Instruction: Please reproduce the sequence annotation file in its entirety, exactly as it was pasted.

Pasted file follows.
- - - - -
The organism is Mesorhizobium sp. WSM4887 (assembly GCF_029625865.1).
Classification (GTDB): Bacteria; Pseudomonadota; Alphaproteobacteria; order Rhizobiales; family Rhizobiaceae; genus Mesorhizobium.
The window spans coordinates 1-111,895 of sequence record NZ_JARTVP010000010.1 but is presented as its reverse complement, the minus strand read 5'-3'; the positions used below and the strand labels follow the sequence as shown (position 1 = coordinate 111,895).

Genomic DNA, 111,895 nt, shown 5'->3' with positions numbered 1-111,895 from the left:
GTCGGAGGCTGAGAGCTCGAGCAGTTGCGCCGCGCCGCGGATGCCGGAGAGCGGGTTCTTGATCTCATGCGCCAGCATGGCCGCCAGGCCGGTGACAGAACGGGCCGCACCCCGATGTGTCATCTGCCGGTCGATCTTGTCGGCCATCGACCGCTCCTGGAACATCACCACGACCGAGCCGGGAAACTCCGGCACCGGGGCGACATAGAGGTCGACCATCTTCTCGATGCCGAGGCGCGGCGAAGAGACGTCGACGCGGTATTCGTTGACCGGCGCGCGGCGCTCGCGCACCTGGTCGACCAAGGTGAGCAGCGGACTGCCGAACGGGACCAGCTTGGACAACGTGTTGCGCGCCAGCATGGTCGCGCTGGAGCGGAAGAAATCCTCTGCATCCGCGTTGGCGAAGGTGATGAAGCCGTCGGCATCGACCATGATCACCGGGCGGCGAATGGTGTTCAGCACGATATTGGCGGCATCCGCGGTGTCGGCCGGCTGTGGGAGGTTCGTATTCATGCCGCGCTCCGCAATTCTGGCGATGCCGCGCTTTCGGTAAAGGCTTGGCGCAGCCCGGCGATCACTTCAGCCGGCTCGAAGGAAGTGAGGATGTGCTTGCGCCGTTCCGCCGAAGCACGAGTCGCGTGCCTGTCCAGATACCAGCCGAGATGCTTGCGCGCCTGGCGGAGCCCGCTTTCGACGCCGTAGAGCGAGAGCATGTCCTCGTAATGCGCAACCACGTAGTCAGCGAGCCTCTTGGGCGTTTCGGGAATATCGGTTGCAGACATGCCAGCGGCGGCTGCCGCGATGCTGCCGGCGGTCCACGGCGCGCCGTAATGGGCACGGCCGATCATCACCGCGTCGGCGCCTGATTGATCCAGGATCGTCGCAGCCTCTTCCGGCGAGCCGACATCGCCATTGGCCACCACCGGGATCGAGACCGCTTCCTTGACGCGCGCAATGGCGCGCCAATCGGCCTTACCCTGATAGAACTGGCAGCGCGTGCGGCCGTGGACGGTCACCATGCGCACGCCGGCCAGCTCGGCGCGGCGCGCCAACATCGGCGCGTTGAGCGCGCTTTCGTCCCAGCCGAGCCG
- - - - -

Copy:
The organism is Mesorhizobium sp. WSM4887 (assembly GCF_029625865.1).
Classification (GTDB): Bacteria; Pseudomonadota; Alphaproteobacteria; order Rhizobiales; family Rhizobiaceae; genus Mesorhizobium.
The window spans coordinates 1-111,895 of sequence record NZ_JARTVP010000010.1 but is presented as its reverse complement, the minus strand read 5'-3'; the positions used below and the strand labels follow the sequence as shown (position 1 = coordinate 111,895).

Genomic DNA, 111,895 nt, shown 5'->3' with positions numbered 1-111,895 from the left:
GTCGGAGGCTGAGAGCTCGAGCAGTTGCGCCGCGCCGCGGATGCCGGAGAGCGGGTTCTTGATCTCATGCGCCAGCATGGCCGCCAGGCCGGTGACAGAACGGGCCGCACCCCGATGTGTCATCTGCCGGTCGATCTTGTCGGCCATCGACCGCTCCTGGAACATCACCACGACCGAGCCGGGAAACTCCGGCACCGGGGCGACATAGAGGTCGACCATCTTCTCGATGCCGAGGCGCGGCGAAGAGACGTCGACGCGGTATTCGTTGACCGGCGCGCGGCGCTCGCGCACCTGGTCGACCAAGGTGAGCAGCGGACTGCCGAACGGGACCAGCTTGGACAACGTGTTGCGCGCCAGCATGGTCGCGCTGGAGCGGAAGAAATCCTCTGCATCCGCGTTGGCGAAGGTGATGAAGCCGTCGGCATCGACCATGATCACCGGGCGGCGAATGGTGTTCAGCACGATATTGGCGGCATCCGCGGTGTCGGCCGGCTGTGGGAGGTTCGTATTCATGCCGCGCTCCGCAATTCTGGCGATGCCGCGCTTTCGGTAAAGGCTTGGCGCAGCCCGGCGATCACTTCAGCCGGCTCGAAGGAAGTGAGGATGTGCTTGCGCCGTTCCGCCGAAGCACGAGTCGCGTGCCTGTCCAGATACCAGCCGAGATGCTTGCGCGCCTGGCGGAGCCCGCTTTCGACGCCGTAGAGCGAGAGCATGTCCTCGTAATGCGCAACCACGTAGTCAGCGAGCCTCTTGGGCGTTTCGGGAATATCGGTTGCAGACATGCCAGCGGCGGCTGCCGCGATGCTGCCGGCGGTCCACGGCGCGCCGTAATGGGCACGGCCGATCATCACCGCGTCGGCGCCTGATTGATCCAGGATCGTCGCAGCCTCTTCCGGCGAGCCGACATCGCCATTGGCCACCACCGGGATCGAGACCGCTTCCTTGACGCGCGCAATGGCGCGCCAATCGGCCTTACCCTGATAGAACTGGCAGCGCGTGCGGCCGTGGACGGTCACCATGCGCACGCCGGCCAGCTCGGCGCGGCGCGCCAACATCGGCGCGTTGAGCGCGCTTTCGTCCCAGCCGAGCCG